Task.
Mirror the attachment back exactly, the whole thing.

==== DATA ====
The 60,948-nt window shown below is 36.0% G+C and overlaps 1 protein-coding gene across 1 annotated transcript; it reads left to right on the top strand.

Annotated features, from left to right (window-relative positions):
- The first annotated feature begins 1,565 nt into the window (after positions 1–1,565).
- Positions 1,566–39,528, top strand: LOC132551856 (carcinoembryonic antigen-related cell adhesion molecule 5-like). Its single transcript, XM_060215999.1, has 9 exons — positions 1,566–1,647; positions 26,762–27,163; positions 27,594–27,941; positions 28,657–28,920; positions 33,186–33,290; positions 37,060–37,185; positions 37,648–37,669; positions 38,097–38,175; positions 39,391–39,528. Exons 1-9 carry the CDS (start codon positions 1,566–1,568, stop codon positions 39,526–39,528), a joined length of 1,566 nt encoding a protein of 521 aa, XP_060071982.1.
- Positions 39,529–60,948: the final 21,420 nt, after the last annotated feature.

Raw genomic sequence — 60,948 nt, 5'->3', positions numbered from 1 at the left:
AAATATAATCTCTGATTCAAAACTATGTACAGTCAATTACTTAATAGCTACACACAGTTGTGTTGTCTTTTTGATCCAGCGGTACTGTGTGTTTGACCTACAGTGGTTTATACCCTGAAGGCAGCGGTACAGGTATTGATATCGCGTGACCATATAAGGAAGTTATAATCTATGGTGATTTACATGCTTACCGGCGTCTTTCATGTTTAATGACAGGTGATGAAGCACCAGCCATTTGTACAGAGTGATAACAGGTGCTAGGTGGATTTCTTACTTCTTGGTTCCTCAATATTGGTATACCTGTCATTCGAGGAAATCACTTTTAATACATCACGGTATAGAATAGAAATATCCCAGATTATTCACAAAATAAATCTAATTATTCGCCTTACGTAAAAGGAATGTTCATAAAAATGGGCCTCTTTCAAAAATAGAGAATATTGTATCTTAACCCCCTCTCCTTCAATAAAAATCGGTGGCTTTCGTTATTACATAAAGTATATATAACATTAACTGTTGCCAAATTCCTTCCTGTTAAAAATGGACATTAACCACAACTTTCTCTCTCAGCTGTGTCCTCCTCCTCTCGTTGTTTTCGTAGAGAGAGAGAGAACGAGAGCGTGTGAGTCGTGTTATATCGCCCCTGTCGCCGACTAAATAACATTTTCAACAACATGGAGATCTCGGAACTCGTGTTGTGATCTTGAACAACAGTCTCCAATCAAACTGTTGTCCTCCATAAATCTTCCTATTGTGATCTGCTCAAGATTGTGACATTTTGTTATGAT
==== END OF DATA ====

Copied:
The 60,948-nt window shown below is 36.0% G+C and overlaps 1 protein-coding gene across 1 annotated transcript; it reads left to right on the top strand.

Annotated features, from left to right (window-relative positions):
- The first annotated feature begins 1,565 nt into the window (after positions 1–1,565).
- Positions 1,566–39,528, top strand: LOC132551856 (carcinoembryonic antigen-related cell adhesion molecule 5-like). Its single transcript, XM_060215999.1, has 9 exons — positions 1,566–1,647; positions 26,762–27,163; positions 27,594–27,941; positions 28,657–28,920; positions 33,186–33,290; positions 37,060–37,185; positions 37,648–37,669; positions 38,097–38,175; positions 39,391–39,528. Exons 1-9 carry the CDS (start codon positions 1,566–1,568, stop codon positions 39,526–39,528), a joined length of 1,566 nt encoding a protein of 521 aa, XP_060071982.1.
- Positions 39,529–60,948: the final 21,420 nt, after the last annotated feature.

Raw genomic sequence — 60,948 nt, 5'->3', positions numbered from 1 at the left:
AAATATAATCTCTGATTCAAAACTATGTACAGTCAATTACTTAATAGCTACACACAGTTGTGTTGTCTTTTTGATCCAGCGGTACTGTGTGTTTGACCTACAGTGGTTTATACCCTGAAGGCAGCGGTACAGGTATTGATATCGCGTGACCATATAAGGAAGTTATAATCTATGGTGATTTACATGCTTACCGGCGTCTTTCATGTTTAATGACAGGTGATGAAGCACCAGCCATTTGTACAGAGTGATAACAGGTGCTAGGTGGATTTCTTACTTCTTGGTTCCTCAATATTGGTATACCTGTCATTCGAGGAAATCACTTTTAATACATCACGGTATAGAATAGAAATATCCCAGATTATTCACAAAATAAATCTAATTATTCGCCTTACGTAAAAGGAATGTTCATAAAAATGGGCCTCTTTCAAAAATAGAGAATATTGTATCTTAACCCCCTCTCCTTCAATAAAAATCGGTGGCTTTCGTTATTACATAAAGTATATATAACATTAACTGTTGCCAAATTCCTTCCTGTTAAAAATGGACATTAACCACAACTTTCTCTCTCAGCTGTGTCCTCCTCCTCTCGTTGTTTTCGTAGAGAGAGAGAGAACGAGAGCGTGTGAGTCGTGTTATATCGCCCCTGTCGCCGACTAAATAACATTTTCAACAACATGGAGATCTCGGAACTCGTGTTGTGATCTTGAACAACAGTCTCCAATCAAACTGTTGTCCTCCATAAATCTTCCTATTGTGATCTGCTCAAGATTGTGACATTTTGTTATGAT